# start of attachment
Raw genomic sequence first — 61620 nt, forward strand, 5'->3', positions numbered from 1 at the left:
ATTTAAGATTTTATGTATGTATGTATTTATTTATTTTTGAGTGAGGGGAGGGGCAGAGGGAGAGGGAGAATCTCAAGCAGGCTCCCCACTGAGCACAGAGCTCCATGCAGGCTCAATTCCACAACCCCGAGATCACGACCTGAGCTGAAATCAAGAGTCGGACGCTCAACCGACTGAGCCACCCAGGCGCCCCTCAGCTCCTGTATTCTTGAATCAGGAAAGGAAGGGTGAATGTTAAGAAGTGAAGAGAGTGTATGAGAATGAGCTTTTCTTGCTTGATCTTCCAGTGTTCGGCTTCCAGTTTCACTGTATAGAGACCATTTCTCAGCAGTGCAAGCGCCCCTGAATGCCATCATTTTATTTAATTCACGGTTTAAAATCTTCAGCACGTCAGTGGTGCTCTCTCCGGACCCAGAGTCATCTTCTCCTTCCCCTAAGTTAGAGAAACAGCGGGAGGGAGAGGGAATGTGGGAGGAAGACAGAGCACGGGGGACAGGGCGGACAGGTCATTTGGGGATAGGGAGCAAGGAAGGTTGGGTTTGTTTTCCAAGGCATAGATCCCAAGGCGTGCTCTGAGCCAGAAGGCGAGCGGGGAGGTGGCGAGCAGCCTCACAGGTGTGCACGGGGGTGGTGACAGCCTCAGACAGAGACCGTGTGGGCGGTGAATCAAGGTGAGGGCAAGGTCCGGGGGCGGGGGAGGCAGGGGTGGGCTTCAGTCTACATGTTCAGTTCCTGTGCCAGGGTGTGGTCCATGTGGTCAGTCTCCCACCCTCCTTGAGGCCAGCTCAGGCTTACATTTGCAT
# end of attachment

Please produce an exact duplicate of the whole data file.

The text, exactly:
Raw genomic sequence first — 61620 nt, forward strand, 5'->3', positions numbered from 1 at the left:
ATTTAAGATTTTATGTATGTATGTATTTATTTATTTTTGAGTGAGGGGAGGGGCAGAGGGAGAGGGAGAATCTCAAGCAGGCTCCCCACTGAGCACAGAGCTCCATGCAGGCTCAATTCCACAACCCCGAGATCACGACCTGAGCTGAAATCAAGAGTCGGACGCTCAACCGACTGAGCCACCCAGGCGCCCCTCAGCTCCTGTATTCTTGAATCAGGAAAGGAAGGGTGAATGTTAAGAAGTGAAGAGAGTGTATGAGAATGAGCTTTTCTTGCTTGATCTTCCAGTGTTCGGCTTCCAGTTTCACTGTATAGAGACCATTTCTCAGCAGTGCAAGCGCCCCTGAATGCCATCATTTTATTTAATTCACGGTTTAAAATCTTCAGCACGTCAGTGGTGCTCTCTCCGGACCCAGAGTCATCTTCTCCTTCCCCTAAGTTAGAGAAACAGCGGGAGGGAGAGGGAATGTGGGAGGAAGACAGAGCACGGGGGACAGGGCGGACAGGTCATTTGGGGATAGGGAGCAAGGAAGGTTGGGTTTGTTTTCCAAGGCATAGATCCCAAGGCGTGCTCTGAGCCAGAAGGCGAGCGGGGAGGTGGCGAGCAGCCTCACAGGTGTGCACGGGGGTGGTGACAGCCTCAGACAGAGACCGTGTGGGCGGTGAATCAAGGTGAGGGCAAGGTCCGGGGGCGGGGGAGGCAGGGGTGGGCTTCAGTCTACATGTTCAGTTCCTGTGCCAGGGTGTGGTCCATGTGGTCAGTCTCCCACCCTCCTTGAGGCCAGCTCAGGCTTACATTTGCAT